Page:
Just how many small arms and light weapons (SALWs) are circulating within Cameroon and Nigeria, or between the two countries, is not clear – but the two neighbours seem to believe that access to these arms by criminals is concerning enough to renew their cooperation on the issue.
On 3 August, Cameroon’s President Paul Biya signed a decree ratifying the cooperation agreement between Cameroon and Nigeria on the non-proliferation of SALW, which was signed in Abuja on 6 February 2018. This incorporates the agreement into Cameroonian law.
To understand the importance of the decree, it is necessary to look at the socio-political and security contexts in the two countries.
Cameroon has experienced increasing instability since 2013 when the Boko Haram insurgency first began to spill over from Nigeria. Since November 2016, the country has also been facing a secessionist movement. This grew into a full-blown internal armed conflict, after Biya declared ‘war on secessionists’ late last year. Both crises are concentrated along Cameroon’s lengthy border with Nigeria, in the Far-North, North-West and South-West regions respectively. The illicit use of SALW has further been fuelling these crises.
The number of arms in Cameroon is classified as ‘moderate’, with a 2017 survey on gun policy by Sydney University ranking the country 99/178. Small Arms Survey noted an estimated 510 000 guns owned by civilians, licitly and illicitly. But the country’s illicit small arms problem likely arises from its 1 975 km shared boundary with Nigeria, which is notoriously porous and poorly policed.
A recent study identified Nigeria as both an entry and exit country for the transnational trafficking of SALW, with Cameroon cited among the countries most affected by these routes, alongside Gabon, Togo, Benin and Chad. While noting how difficult it is to assess the magnitude of licit and illicit SALW proliferation in Nigeria, the study notes that figures from 2006 provide a ‘rough estimation of one to three million SALW in circulation in Nigeria’.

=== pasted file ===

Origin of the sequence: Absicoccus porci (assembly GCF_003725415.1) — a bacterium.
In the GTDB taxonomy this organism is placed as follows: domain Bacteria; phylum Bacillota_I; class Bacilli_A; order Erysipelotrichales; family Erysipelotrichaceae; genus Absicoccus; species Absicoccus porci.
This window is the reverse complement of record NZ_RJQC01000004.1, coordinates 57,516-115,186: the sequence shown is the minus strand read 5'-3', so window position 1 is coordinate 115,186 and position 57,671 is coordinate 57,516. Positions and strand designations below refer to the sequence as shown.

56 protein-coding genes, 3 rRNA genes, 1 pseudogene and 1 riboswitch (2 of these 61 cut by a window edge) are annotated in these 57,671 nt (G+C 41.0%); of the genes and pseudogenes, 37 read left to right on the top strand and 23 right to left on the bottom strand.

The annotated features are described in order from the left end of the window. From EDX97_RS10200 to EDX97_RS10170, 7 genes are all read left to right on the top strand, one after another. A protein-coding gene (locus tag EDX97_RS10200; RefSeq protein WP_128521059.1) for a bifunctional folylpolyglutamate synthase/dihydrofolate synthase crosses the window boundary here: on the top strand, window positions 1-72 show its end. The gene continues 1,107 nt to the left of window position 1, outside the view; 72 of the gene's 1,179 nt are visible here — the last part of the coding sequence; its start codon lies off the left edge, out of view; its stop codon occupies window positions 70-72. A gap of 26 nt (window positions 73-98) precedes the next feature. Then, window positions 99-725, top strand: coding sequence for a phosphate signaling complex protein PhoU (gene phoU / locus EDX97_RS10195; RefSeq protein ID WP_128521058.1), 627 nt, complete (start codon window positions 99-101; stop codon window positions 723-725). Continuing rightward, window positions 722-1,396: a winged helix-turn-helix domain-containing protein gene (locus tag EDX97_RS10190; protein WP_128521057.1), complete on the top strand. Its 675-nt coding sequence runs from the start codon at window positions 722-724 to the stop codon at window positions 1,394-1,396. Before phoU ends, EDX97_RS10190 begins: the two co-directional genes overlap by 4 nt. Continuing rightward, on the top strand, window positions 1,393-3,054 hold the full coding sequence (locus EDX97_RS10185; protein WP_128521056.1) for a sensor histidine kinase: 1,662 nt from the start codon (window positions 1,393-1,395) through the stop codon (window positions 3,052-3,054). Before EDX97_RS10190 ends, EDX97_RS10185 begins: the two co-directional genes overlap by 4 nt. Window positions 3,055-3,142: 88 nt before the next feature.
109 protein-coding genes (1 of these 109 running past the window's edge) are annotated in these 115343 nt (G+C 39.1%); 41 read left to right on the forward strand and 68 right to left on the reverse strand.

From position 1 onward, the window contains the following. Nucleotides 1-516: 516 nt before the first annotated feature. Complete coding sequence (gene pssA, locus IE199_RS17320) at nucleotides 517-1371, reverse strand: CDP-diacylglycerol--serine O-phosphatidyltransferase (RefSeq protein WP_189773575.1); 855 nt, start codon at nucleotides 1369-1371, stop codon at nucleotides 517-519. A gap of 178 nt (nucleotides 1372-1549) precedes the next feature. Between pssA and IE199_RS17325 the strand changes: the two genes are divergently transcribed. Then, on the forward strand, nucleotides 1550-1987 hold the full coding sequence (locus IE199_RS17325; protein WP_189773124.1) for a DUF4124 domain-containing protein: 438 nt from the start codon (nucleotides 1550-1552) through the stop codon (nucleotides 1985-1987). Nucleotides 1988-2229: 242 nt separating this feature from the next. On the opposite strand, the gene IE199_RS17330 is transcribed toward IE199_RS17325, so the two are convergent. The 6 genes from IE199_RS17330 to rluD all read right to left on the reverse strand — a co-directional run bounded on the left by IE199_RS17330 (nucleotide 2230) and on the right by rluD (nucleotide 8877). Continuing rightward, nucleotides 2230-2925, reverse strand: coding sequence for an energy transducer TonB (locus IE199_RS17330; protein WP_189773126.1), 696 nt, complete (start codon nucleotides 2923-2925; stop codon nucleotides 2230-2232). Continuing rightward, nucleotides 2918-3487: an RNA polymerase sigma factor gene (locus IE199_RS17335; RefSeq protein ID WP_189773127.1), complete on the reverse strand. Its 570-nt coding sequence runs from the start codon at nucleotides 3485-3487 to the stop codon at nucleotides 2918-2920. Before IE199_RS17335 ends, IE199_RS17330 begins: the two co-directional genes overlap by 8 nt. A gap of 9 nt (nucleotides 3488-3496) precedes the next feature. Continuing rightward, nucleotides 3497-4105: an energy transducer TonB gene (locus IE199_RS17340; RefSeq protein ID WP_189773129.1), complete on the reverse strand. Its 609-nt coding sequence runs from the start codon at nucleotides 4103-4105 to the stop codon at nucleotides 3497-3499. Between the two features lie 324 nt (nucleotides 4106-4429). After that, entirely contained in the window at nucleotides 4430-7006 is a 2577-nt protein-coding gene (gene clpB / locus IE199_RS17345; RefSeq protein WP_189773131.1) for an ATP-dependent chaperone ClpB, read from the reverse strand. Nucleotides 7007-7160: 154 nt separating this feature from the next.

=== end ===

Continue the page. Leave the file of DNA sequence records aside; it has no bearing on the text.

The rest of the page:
The study further shows that diverse actors within Nigeria’s society are using such weapons. They include so-called cultists – gang-type groups that are particularly active in universities, and who ‘are using firearms in their rival conflicts’. They also include armed robbers, rival political groups which resort to gun violence during elections, and ‘even Nigerian security agencies’, whose weapons are stolen by criminals or sold to them.
The decree between Cameroon and Nigeria came on the heels of a conference that took place in June this year on the theme ‘Access to small arms and light weapons by armed non-state actors: a threat to peace and security in Central African States,’ held in Yaoundé, Cameroon. The conference highlighted the necessity to ‘curb the flow of weapons, which is considered to be at the origin of most armed conflicts and insecurity in the sub-region’.
In addition, the governor of Cross-River State in Nigeria has accused Cameroonian secessionists of trafficking arms. Specifically, Governor Ben Ayade declared that persons from Cameroon are using ‘over 27 illegal routes, smuggle in goods of different kinds, sell them and use the money to acquire arms, recruit our young men and women and use them as machineries to fight back home’.
For Cameroon, therefore, there is clear urgency to address the proliferation of SALW. Cameroon signed the application decree merely six months after the non-proliferation agreement with Nigeria was adopted in February. Such legislative swiftness is unusual. It shows that Cameroon fully understands what cooperation with its giant neighbour means for its internal security.
Agnes Ebo’o, ENACT Regional Organised Crime Observatory Coordinator – Central Africa, ISS